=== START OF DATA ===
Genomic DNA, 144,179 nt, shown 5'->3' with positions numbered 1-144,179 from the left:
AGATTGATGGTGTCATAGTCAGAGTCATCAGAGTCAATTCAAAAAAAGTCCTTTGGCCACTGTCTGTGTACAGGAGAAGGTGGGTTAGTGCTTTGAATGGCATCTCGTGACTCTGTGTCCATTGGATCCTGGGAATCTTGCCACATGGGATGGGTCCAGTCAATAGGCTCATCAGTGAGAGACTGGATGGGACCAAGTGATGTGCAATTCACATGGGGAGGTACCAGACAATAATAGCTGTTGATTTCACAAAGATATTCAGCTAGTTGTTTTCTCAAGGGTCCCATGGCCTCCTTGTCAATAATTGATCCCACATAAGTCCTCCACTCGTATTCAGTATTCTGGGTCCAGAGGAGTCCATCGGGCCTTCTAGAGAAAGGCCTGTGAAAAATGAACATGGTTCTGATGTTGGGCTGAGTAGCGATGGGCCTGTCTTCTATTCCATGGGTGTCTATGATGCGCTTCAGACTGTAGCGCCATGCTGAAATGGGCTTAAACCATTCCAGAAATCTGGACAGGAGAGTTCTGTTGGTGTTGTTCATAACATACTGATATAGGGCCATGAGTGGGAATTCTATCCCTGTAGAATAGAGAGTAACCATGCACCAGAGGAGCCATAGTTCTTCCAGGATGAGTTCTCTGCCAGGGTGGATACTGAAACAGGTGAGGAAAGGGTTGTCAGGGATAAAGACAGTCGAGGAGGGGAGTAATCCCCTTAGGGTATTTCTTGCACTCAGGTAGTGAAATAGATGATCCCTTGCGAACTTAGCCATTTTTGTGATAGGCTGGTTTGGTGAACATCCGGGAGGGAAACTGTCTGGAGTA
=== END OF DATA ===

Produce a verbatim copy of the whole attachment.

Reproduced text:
Genomic DNA, 144,179 nt, shown 5'->3' with positions numbered 1-144,179 from the left:
AGATTGATGGTGTCATAGTCAGAGTCATCAGAGTCAATTCAAAAAAAGTCCTTTGGCCACTGTCTGTGTACAGGAGAAGGTGGGTTAGTGCTTTGAATGGCATCTCGTGACTCTGTGTCCATTGGATCCTGGGAATCTTGCCACATGGGATGGGTCCAGTCAATAGGCTCATCAGTGAGAGACTGGATGGGACCAAGTGATGTGCAATTCACATGGGGAGGTACCAGACAATAATAGCTGTTGATTTCACAAAGATATTCAGCTAGTTGTTTTCTCAAGGGTCCCATGGCCTCCTTGTCAATAATTGATCCCACATAAGTCCTCCACTCGTATTCAGTATTCTGGGTCCAGAGGAGTCCATCGGGCCTTCTAGAGAAAGGCCTGTGAAAAATGAACATGGTTCTGATGTTGGGCTGAGTAGCGATGGGCCTGTCTTCTATTCCATGGGTGTCTATGATGCGCTTCAGACTGTAGCGCCATGCTGAAATGGGCTTAAACCATTCCAGAAATCTGGACAGGAGAGTTCTGTTGGTGTTGTTCATAACATACTGATATAGGGCCATGAGTGGGAATTCTATCCCTGTAGAATAGAGAGTAACCATGCACCAGAGGAGCCATAGTTCTTCCAGGATGAGTTCTCTGCCAGGGTGGATACTGAAACAGGTGAGGAAAGGGTTGTCAGGGATAAAGACAGTCGAGGAGGGGAGTAATCCCCTTAGGGTATTTCTTGCACTCAGGTAGTGAAATAGATGATCCCTTGCGAACTTAGCCATTTTTGTGATAGGCTGGTTTGGTGAACATCCGGGAGGGAAACTGTCTGGAGTA